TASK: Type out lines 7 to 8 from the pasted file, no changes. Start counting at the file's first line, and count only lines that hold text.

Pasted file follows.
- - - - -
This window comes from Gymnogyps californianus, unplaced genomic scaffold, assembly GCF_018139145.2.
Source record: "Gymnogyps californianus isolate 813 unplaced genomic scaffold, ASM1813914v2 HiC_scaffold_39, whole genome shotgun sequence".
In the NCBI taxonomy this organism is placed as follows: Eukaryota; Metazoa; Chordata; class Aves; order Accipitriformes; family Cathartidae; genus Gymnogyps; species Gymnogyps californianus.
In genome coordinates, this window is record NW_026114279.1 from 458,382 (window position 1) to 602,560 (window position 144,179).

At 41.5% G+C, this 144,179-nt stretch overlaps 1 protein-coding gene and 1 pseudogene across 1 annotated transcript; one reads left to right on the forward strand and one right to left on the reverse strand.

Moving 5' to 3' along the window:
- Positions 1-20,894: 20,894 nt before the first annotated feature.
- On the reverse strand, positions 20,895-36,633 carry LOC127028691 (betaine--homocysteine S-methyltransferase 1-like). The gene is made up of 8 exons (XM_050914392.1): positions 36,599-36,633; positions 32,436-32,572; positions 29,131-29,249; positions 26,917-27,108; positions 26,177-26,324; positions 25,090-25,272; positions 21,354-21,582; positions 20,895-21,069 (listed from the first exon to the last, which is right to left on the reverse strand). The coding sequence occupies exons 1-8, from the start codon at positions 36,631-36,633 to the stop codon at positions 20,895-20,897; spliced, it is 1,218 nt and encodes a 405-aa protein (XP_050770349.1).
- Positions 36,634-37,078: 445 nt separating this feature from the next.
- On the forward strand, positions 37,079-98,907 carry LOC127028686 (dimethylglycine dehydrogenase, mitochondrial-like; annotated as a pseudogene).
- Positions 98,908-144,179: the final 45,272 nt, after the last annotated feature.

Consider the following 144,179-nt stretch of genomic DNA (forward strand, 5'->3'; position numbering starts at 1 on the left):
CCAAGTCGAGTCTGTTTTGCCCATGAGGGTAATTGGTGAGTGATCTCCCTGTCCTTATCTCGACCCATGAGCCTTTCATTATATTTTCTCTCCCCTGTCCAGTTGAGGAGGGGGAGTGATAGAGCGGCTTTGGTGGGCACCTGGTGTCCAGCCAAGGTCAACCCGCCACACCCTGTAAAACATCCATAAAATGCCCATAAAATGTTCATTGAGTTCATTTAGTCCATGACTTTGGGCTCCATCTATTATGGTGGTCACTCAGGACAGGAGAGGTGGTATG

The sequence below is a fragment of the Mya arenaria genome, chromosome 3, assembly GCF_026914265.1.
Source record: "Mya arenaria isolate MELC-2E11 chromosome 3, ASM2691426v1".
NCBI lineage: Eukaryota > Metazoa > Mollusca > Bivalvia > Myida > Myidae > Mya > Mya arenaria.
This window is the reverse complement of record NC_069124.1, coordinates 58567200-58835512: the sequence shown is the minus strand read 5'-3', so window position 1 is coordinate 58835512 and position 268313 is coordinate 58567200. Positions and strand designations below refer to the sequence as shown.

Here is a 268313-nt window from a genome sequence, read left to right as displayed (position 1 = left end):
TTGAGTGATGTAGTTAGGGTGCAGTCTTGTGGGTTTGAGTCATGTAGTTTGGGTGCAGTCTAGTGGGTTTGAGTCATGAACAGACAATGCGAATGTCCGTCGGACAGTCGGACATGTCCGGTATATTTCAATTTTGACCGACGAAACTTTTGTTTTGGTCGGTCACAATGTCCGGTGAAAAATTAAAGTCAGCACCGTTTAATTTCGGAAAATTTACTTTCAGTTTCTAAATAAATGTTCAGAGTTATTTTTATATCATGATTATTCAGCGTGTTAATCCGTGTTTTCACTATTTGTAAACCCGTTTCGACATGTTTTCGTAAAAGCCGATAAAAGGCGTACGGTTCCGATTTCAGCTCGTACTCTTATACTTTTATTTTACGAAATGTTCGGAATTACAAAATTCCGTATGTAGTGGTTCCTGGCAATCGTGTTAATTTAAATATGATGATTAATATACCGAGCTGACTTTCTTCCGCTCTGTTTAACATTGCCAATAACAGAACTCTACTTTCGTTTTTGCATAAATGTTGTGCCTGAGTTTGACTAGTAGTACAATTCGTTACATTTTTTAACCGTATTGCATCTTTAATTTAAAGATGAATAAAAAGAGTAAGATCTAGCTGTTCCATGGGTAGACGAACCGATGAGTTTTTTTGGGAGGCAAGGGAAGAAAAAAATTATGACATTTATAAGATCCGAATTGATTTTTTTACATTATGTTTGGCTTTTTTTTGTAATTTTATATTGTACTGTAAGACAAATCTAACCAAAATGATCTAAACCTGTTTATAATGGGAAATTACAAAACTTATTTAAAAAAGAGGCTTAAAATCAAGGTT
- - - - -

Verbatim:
- Positions 1-20,894: 20,894 nt before the first annotated feature.
- On the reverse strand, positions 20,895-36,633 carry LOC127028691 (betaine--homocysteine S-methyltransferase 1-like). The gene is made up of 8 exons (XM_050914392.1): positions 36,599-36,633; positions 32,436-32,572; positions 29,131-29,249; positions 26,917-27,108; positions 26,177-26,324; positions 25,090-25,272; positions 21,354-21,582; positions 20,895-21,069 (listed from the first exon to the last, which is right to left on the reverse strand). The coding sequence occupies exons 1-8, from the start codon at positions 36,631-36,633 to the stop codon at positions 20,895-20,897; spliced, it is 1,218 nt and encodes a 405-aa protein (XP_050770349.1).